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Thread: A list of tappable trees and syrups.

  1. #1
    Join Date
    Jan 2013
    Strasburg, PA

    Default A list of tappable trees and syrups.

    I'm looking to create a more definitive list of trees that can be tapped for sugar. Very very low brix is not a concern, just a list of plausible syrup trees specifically through tapping so blue spruce and other bark boiled syrups are not a part of this list.

    A little searching on the internet and I have found comments about the following trees.

    Trees that definitely bleed sap and can make syrup during springtime:
    Maple (all Acer)
    Walnut (all Juglans)
    Birches (some Betula)
    Hickory (all Carya)
    Palm (some Palmae) not so much springtime.

    Trees that definitely bleed sap during the springtime. Quality, edibility and sugar unknown.
    Beeches (Fagus)
    Elms (Ulmus)
    Grapes (Vitis)
    Lindens (Tilia)
    Mulberries (Morus)
    Poplars (Populus)

    I have heard that Apple trees can be tapped but can't verify it.

    I ask because my neighbor has a bunch of pear trees he wants to know if can be tapped. He does not like the pear fruit quality.
    Last edited by Sandersyrup; 03-26-2014 at 09:24 PM.
    ~ John

    50 Reds, Silvers, Norways and Sugar Maple taps. 4' diameter round Amish made SS wood fired evaporator.

  2. #2
    Join Date
    Feb 2014
    Mason, New Hampshire


    Beeches can be tapped for sure. Not sure what time a year is best though. I have a giant old beech tree with a trunk canker. The canker bleeds tons of sap in the fall, haven't noticed much in the spring.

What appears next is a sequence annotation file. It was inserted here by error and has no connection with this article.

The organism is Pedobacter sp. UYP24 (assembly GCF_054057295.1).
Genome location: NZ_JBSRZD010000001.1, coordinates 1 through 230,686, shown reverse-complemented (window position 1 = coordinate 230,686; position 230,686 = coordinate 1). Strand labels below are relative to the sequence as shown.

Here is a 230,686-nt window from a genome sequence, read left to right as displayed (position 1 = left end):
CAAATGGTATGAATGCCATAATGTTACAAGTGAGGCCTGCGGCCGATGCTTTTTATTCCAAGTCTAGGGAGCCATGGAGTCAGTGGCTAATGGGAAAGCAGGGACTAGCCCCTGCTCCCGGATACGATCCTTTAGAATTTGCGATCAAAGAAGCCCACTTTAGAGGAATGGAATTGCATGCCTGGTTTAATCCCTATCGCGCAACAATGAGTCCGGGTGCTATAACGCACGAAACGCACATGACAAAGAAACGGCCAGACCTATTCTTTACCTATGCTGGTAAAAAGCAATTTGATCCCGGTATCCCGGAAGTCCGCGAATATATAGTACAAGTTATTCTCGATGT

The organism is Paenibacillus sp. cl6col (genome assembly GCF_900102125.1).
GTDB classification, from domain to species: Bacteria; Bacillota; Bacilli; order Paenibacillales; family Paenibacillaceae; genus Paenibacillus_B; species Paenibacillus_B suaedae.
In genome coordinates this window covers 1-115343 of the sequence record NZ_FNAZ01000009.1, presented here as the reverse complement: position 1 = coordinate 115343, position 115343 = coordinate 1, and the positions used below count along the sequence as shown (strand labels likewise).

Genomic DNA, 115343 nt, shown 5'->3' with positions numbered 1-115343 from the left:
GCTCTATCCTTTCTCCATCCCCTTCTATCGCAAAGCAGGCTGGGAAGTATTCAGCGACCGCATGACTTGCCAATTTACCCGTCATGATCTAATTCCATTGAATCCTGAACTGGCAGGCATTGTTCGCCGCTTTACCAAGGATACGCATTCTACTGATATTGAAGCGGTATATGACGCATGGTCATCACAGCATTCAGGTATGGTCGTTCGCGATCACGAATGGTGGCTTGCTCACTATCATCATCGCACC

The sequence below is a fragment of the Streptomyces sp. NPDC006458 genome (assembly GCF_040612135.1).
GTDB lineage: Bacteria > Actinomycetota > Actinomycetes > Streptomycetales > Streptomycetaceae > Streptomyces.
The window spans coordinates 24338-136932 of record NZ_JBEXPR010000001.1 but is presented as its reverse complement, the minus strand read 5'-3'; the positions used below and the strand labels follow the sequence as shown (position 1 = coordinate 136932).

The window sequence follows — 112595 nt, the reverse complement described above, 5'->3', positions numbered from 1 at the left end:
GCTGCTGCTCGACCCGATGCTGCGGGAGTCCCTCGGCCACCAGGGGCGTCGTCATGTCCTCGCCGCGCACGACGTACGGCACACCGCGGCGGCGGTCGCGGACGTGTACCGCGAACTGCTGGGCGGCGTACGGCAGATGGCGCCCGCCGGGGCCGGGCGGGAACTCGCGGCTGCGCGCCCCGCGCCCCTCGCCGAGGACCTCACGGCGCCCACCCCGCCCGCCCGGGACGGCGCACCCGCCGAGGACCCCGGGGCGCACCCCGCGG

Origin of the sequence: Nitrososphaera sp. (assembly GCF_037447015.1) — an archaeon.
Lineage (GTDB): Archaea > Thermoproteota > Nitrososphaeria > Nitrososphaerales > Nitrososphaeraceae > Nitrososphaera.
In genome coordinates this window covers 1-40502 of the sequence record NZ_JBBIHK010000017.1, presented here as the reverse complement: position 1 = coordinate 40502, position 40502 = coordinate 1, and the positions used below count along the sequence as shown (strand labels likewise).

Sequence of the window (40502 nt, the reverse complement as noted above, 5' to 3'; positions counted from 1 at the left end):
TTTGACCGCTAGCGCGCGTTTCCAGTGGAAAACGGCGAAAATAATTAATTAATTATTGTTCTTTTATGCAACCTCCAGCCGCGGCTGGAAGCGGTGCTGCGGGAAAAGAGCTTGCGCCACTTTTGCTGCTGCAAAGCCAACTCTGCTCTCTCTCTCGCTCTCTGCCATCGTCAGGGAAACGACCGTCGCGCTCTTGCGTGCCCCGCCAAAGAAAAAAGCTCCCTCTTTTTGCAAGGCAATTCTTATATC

I've wondered about using vacuum on trees that aren't normally tappable. Maybe some trees that don't run could be induced to run by a vacuum.

  3. #3
    Join Date
    Nov 2011
    Southern NH


    There is mention of Beech (European), Elm (European white), hornbeam, sycamore, poplars... in this paper on tree saps collected in northern Europe (a historical perspective). Birch was by far the most mentioned. I wonder which birches are the best and if it would boil fine in a maple evaporator.
    Jamie Jones
    2017 - 120 taps, 68G syrup - automated pumping from collection to head tank
    2016 - 118 taps (about half on 3/16"), 60G syrup
    2015 - 115 taps, 58G syrup - new wireless blower switch and remote pump switch from tank to shack
    2014 - 120 taps, 53G syrup - hobby vac
    2013 - 120 taps, 40G syrup - Sunrise Metal 2x6, 12x14 sugarhouse
    2012 - 44 taps, 6G syrup -gravity tube, 4 steam pans on block arch, plastic greenhouse shack - (I'm hooked!)

  4. #4
    Join Date
    Mar 2014


    I would not touch any kind poplar for sap. But we do Birch. There is a thread a bit back that I started on how we do it.
    The black cottonwoods (poplar), are used to collect early spring buds and make salve, something we take advantage of every year. It is very aromatic, and it carries the sharp scent of spring up here in Alaska.

  5. #5
    Join Date
    Mar 2014
    Suburb of Lowell, MA


    I will attempt elm syrup next year. I am wealthy with elm on my half acre.

  6. #6
    Join Date
    Sep 2013
    Amherst MA



    This person has a book and talks about tapping different trees such as maple, birch and walnut if that helps any.
    2013- 20 Taps using old school steel taps, cinder blocks & steamer pans
    2014- 50 Taps switched over to 5/16" plastic and using tubing now.
    2015- 50 Taps Using Oil fired evaporator.
    2016- 70 Taps using two Oil fired evaporators.
    Member: Massachusetts Maple Producers Association

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